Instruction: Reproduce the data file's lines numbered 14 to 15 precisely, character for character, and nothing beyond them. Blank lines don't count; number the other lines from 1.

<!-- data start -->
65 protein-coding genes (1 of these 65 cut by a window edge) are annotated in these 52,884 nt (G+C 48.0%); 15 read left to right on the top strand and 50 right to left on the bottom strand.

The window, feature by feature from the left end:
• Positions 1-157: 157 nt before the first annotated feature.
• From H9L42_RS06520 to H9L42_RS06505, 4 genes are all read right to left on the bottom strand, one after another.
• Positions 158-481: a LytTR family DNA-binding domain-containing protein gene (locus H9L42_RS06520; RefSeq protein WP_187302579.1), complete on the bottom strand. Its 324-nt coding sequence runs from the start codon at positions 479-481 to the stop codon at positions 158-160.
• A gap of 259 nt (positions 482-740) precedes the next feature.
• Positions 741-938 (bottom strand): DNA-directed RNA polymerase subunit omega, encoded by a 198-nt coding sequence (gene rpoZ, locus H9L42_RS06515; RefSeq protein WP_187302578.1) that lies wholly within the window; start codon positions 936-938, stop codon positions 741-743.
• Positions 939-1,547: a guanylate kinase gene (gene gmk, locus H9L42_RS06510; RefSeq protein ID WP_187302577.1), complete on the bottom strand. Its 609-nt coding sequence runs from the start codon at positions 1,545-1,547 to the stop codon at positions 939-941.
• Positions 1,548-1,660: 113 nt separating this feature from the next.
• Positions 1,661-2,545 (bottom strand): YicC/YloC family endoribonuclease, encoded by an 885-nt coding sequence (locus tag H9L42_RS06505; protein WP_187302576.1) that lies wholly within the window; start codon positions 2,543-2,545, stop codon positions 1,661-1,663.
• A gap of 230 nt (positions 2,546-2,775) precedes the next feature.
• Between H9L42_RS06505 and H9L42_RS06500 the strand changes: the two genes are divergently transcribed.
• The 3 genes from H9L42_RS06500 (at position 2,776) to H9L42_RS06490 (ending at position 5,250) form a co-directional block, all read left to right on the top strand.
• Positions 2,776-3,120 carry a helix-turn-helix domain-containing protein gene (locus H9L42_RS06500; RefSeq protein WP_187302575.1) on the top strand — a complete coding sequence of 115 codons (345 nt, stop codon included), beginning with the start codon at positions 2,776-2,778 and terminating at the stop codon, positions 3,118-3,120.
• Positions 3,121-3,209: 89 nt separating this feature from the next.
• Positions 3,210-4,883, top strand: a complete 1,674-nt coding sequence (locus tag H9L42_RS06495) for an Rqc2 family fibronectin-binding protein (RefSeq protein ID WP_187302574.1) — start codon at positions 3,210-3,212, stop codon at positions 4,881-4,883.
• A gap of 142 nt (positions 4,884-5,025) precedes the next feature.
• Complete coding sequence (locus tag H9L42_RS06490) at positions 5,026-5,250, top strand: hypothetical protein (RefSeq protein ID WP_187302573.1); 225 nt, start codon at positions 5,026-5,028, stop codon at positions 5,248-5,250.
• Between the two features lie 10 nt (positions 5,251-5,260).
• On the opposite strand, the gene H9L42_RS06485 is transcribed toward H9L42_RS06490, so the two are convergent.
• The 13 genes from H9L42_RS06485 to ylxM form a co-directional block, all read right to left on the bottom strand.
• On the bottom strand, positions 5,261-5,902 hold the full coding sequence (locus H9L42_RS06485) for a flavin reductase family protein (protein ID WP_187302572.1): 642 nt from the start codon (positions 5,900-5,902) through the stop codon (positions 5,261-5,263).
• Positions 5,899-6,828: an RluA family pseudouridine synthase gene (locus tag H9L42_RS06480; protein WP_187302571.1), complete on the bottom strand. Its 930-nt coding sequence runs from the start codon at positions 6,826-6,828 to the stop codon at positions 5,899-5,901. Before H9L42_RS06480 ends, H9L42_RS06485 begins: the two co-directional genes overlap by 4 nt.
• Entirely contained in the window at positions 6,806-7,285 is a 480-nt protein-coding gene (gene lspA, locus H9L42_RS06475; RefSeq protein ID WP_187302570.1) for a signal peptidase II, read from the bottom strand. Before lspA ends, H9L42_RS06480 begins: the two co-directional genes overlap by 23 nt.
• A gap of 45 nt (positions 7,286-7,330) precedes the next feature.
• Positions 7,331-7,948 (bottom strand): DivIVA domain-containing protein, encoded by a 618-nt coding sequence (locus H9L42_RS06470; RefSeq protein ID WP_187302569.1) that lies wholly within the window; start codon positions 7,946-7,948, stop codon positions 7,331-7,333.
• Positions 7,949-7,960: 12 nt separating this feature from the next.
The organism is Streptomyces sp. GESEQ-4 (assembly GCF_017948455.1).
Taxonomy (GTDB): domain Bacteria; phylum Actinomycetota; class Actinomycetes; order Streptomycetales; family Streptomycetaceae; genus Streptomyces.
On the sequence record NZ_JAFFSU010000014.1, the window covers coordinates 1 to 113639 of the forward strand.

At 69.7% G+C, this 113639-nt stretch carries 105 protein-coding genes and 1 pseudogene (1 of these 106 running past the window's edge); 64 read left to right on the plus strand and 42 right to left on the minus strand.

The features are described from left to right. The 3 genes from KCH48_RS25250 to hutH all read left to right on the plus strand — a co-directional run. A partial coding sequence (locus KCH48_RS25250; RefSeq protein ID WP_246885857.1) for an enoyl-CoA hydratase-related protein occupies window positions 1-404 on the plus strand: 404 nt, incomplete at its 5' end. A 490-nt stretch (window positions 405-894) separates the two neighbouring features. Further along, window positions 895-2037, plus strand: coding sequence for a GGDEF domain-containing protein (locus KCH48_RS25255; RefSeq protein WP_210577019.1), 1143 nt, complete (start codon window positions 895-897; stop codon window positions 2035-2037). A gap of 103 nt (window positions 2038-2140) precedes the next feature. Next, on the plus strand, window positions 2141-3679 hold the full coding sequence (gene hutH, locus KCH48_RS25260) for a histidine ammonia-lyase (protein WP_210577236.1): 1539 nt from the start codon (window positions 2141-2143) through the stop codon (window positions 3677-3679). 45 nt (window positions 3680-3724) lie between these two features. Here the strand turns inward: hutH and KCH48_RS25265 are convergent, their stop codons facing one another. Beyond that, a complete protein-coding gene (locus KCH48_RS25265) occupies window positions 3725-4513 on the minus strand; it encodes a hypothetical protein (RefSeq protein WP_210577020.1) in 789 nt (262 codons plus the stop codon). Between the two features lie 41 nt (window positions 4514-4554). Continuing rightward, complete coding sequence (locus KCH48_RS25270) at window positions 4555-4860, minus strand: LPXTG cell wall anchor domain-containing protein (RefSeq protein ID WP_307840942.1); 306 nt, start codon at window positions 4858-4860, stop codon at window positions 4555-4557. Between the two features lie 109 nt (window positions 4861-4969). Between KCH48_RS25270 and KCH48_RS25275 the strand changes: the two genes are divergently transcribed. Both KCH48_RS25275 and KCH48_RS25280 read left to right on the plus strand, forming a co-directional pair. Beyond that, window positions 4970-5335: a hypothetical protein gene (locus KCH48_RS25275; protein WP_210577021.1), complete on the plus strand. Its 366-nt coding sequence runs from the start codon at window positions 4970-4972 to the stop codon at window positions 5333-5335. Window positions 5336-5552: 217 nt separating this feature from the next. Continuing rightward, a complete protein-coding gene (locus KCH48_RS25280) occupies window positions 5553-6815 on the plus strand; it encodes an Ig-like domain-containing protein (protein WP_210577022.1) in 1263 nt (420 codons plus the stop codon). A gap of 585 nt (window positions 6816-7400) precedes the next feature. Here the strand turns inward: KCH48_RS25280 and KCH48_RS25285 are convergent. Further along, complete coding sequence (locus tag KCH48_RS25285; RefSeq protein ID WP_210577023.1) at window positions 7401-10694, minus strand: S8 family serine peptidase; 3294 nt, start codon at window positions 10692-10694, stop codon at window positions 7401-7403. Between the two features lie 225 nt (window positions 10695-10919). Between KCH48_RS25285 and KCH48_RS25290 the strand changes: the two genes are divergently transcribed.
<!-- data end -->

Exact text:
• Positions 2,776-3,120 carry a helix-turn-helix domain-containing protein gene (locus H9L42_RS06500; RefSeq protein WP_187302575.1) on the top strand — a complete coding sequence of 115 codons (345 nt, stop codon included), beginning with the start codon at positions 2,776-2,778 and terminating at the stop codon, positions 3,118-3,120.
• Positions 3,121-3,209: 89 nt separating this feature from the next.